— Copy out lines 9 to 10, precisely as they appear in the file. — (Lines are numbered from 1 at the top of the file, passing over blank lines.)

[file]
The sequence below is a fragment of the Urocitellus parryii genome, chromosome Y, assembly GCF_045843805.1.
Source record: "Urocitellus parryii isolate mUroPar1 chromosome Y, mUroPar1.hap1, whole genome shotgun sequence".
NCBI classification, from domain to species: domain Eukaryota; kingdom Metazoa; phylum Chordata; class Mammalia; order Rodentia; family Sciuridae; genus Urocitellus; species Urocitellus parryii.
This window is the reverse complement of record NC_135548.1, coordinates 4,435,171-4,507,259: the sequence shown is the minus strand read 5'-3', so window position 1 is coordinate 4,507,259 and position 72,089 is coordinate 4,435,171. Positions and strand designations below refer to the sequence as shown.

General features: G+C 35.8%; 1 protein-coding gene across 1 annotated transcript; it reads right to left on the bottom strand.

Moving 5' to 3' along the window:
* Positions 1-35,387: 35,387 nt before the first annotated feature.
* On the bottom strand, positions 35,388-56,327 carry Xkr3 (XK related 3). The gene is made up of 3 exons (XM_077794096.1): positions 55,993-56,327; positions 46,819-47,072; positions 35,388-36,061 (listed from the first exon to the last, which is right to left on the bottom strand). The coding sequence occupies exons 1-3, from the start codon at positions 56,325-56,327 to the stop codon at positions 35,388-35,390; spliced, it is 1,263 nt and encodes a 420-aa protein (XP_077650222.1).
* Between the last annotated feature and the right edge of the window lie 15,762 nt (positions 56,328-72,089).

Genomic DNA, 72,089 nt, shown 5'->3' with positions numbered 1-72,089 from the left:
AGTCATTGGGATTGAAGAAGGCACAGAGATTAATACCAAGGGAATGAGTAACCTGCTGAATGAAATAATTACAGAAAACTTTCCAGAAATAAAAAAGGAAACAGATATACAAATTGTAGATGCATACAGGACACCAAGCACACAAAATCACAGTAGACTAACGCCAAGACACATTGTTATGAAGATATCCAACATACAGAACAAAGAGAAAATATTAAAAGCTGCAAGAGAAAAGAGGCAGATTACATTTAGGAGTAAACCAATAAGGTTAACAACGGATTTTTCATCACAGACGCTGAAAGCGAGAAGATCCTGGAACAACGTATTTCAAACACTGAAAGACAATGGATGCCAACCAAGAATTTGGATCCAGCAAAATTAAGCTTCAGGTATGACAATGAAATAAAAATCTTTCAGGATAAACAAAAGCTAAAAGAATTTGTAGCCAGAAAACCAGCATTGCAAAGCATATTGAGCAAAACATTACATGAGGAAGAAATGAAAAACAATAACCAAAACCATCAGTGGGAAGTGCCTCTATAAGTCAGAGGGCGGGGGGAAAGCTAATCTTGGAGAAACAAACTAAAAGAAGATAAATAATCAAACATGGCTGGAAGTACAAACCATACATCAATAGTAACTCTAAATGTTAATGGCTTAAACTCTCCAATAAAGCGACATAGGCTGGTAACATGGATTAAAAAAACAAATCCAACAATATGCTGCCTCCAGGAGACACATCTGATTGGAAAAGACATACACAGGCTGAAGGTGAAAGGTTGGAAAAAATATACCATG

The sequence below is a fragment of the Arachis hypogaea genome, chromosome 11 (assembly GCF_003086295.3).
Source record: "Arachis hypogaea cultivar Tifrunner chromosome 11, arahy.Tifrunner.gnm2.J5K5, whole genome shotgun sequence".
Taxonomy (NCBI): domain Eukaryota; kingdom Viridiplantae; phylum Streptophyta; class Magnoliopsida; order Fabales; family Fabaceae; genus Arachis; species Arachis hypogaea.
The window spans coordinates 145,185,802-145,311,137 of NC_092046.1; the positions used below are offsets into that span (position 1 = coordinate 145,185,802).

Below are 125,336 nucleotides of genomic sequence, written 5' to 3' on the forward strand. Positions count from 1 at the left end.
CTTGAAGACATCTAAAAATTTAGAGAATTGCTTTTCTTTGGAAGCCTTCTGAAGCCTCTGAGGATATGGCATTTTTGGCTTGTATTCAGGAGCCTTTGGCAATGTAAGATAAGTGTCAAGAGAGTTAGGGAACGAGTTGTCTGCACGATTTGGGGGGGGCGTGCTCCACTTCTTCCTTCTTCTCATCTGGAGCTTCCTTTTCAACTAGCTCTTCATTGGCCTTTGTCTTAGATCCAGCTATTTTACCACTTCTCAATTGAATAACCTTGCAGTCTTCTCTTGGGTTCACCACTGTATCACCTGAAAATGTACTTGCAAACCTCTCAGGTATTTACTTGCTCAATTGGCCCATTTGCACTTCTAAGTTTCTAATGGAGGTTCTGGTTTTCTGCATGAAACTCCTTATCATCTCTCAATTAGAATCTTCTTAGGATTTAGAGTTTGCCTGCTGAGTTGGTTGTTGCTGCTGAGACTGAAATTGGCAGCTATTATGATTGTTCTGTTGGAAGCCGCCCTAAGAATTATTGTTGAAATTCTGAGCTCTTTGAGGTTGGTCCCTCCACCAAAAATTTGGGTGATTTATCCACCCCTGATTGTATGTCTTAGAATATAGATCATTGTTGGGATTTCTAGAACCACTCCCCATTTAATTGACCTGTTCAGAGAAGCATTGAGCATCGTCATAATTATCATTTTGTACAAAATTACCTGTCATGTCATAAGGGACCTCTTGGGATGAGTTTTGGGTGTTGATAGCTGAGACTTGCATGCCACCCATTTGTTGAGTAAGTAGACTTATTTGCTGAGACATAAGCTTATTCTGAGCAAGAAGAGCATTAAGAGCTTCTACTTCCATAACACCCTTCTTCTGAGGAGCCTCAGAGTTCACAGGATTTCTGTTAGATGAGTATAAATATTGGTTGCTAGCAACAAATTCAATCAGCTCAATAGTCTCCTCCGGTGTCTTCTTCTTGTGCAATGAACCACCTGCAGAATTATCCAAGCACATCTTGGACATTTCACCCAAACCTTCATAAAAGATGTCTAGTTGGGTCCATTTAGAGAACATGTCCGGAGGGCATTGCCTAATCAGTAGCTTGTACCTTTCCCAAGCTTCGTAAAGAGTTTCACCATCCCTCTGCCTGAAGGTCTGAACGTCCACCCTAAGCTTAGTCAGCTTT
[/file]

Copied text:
* Between the last annotated feature and the right edge of the window lie 15,762 nt (positions 56,328-72,089).

Genomic DNA, 72,089 nt, shown 5'->3' with positions numbered 1-72,089 from the left: